On the flip side, it is a question of cleanliness. Peeling removes dirt and bacteria that accumulate in the crevices of an eggplant’s skin, making it palatable. However, some argue against this point. Giving your fruit a quick scrub under running water should render it safe to consume without peeling.

Generally, it all boils down to personal preference. Personally, I like my eggplant skin to optimize the nutritional content. So, get busy experimenting with both approaches and find out which suits your taste buds best.


Can You Eat Eggplant Raw?

How To Cook Eggplant in MicrowaveExcept for the flowers and leaves, which are toxic, you can consume eggplant raw.

However, you should have it in moderation as it contains solanine, a natural plant chemical that can cause allergic reactions in some people. Although the compound is also present in cooked eggplant, boiling and frying methods reduce it to a tolerable level.

Furthermore, the bitter taste of this fruit makes it unpalatable to many people. For instance, have you noticed the number of recipes that call for raw eggplant? I’m guessing the answer is zero to none. Raw eggplant has an unpleasant texture and sour flavor. Cooking eliminates these qualities and makes it more appealing to the palate.

So, what does this mean for the raw eggplant enthusiast?

Fortunately, you can salt or soak your fruit to draw out some of the bitterness before cooking it. Above all, select young, small eggplants because they’re less bitter than their old, large counterparts.

Sometimes, I pair my eggplants with grilled pineapple slices, carrots, or avocado cubes. The sweetness balances the dish’s bitterness, making it one of my favorite go-to meals.

How Long Does It Take to Microwave Eggplant?

Typically, microwaving a whole eggplant will take 7-10 minutes.

So, why the long wait?

To be honest, eggplants have a bad rep for being bitter and slimy. If not microwaved to perfection, they can turn into a mushy mess of unappetizing flavor. They also require delicate handling because their flesh tears easily when cooked too quickly or at too high a temperature. Simply popping them in the microwave and pressing the start button will not suffice.

But never fear! The key to perfectly cooked eggplant is timing. As a result, I suggest microwaving in short bursts (2-3 minutes) and flipping periodically until fork tender. That way, you’ll avoid overcooking your dish and ruining all of your hard work.

However, the time may vary depending on your microwave wattage, the size of the eggplant, and how many you’re cooking at once. Feel free to experiment with different times until you find the one that works best for you.

What Is the Healthiest Way to Cook Eggplant?

To preserve nutrients, consider roasting, steaming, or air frying eggplant.

I can’t stress enough the health benefits of this Asian-Pacific favorite fruit. It’s rich in dietary fiber, potassium, and antioxidants and low in calories. But to optimize their nutritional value, your choice of cooking method is critical.

Baking involves cutting the eggplant into halves and then placing it on a lightly greased baking dish. Next, cook it for about 20 minutes at 350°F or until fork tender. The method maintains the flavor and texture of the eggplant, but if you’re looking for a lower-calorie option, steam it instead.

Finally, one of my personal favorites: air-fried eggplant! In contrast to pan frying, which utilizes oil, this method cooks by circulating hot air over the food. The result is crisper, crunchier skin with no guilt.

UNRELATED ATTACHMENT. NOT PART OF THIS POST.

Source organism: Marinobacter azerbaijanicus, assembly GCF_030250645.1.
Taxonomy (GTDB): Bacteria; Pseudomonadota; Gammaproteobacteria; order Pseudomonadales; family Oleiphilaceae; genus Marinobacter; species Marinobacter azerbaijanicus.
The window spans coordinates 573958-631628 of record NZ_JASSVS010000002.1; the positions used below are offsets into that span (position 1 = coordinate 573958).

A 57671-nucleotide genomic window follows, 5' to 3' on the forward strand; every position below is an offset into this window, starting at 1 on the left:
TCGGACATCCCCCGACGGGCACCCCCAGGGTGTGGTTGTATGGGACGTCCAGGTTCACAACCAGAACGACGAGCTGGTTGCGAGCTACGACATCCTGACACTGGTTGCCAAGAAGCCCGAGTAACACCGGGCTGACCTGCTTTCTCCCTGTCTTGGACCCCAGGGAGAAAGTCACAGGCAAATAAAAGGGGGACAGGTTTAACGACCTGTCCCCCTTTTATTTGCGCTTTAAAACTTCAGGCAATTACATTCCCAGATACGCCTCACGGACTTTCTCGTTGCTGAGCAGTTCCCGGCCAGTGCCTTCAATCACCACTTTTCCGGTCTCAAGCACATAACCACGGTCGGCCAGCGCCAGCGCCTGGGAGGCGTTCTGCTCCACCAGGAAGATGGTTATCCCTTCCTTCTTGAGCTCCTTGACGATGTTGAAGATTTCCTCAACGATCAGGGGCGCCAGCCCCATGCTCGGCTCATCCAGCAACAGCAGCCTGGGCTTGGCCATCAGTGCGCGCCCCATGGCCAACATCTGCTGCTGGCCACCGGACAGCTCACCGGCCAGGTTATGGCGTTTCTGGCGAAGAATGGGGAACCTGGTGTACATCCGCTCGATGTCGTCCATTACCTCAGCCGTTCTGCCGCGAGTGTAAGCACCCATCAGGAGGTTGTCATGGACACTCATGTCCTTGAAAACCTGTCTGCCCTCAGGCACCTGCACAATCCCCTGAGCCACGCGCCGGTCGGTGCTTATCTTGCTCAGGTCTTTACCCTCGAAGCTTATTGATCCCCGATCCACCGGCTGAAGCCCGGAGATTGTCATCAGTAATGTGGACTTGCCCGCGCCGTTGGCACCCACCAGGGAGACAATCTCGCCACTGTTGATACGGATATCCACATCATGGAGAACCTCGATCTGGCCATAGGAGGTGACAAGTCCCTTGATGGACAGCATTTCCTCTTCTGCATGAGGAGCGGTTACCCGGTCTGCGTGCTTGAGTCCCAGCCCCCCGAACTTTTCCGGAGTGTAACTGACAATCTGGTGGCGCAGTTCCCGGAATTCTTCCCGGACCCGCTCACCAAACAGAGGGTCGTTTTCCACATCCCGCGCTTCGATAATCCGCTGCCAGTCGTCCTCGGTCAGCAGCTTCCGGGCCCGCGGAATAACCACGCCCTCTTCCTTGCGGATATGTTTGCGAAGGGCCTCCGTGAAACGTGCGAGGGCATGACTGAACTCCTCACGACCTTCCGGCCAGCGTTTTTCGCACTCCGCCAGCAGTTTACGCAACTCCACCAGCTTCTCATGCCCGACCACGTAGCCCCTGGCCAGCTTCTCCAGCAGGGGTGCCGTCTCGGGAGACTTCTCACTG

Tips For Microwaving Eggplant

Below are some of my tips for cooking eggplant in a microwave:

  1. Avoid using plastic or metal cookware, as these materials may interfere with the microwave and thus reduce its effectiveness. For instance, plastic will melt under intense heat, leaching toxins into your eggplant. Although metal is less prone to melt, it can cause sparks that could ignite any flammable material nearby. Instead, use microwave-safe glass or ceramic containers.
  • Select young, small, but firm eggplants without blemishes or bruises. Older eggplants tend to be drier and bitter tasting, making them unpalatable. Cook them right away to avoid spoilage and retain their flavor.
  • Poke holes in the eggplant skin before microwaving to allow steam to escape and prevent an explosion. This is particularly necessary if you’re microwaving a whole fruit rather than slices or cubes.
  • Rinse the eggplant thoroughly, then cut it in half lengthwise or into slices. However, whether or not you cut it is entirely up to individual taste. Personally, I prefer cooking it as a whole.
  • Monitor the cooking time and flip the eggplant occasionally to avoid overcooking. The fruit should be tender when pierced with a fork. If microwaved for too long, it will become dry and tough.

How To Cook Eggplant in Microwave

Now that we’ve established that you can cook eggplant in the microwave, it’s time for a quick snack or appetizer that will leave your guests envious.

  1. Wash and rinse eggplants thoroughly before patting them dry with a clean kitchen towel to remove any excess moisture.
  • Pierce the eggplant skin severally with a fork, then place it on a microwave-safe plate.
  • Microwave on high for 7-10 minutes (depending on size), turning once halfway through cooking time. Once it’s fork tender, remove it from the microwave and let it cool until you can handle it.
  • Trim off the stem ends and cut it lengthwise or into 1⁄4-inch-thick rounds.
  • Transfer your eggplant slices or halves into a serving dish, and drizzle with olive oil, lemon juice, and salt to taste. Serve warm as an appetizer, side dish, or as part of the main course salad.

Bottom Line

Microwaving eggplant offers convenience and ease of cooking, especially for novice cooks. It is also a healthy alternative to frying as no oil is used. When prepped properly, microwaving eliminates the bitter flavor of the fruit, making it delicious to eat.

However, if left unattended, the flesh will scorch, resulting in a burnt taste that can ruin your dish. As a result, close monitoring of your meal is imperative to produce a tender, creamy eggplant.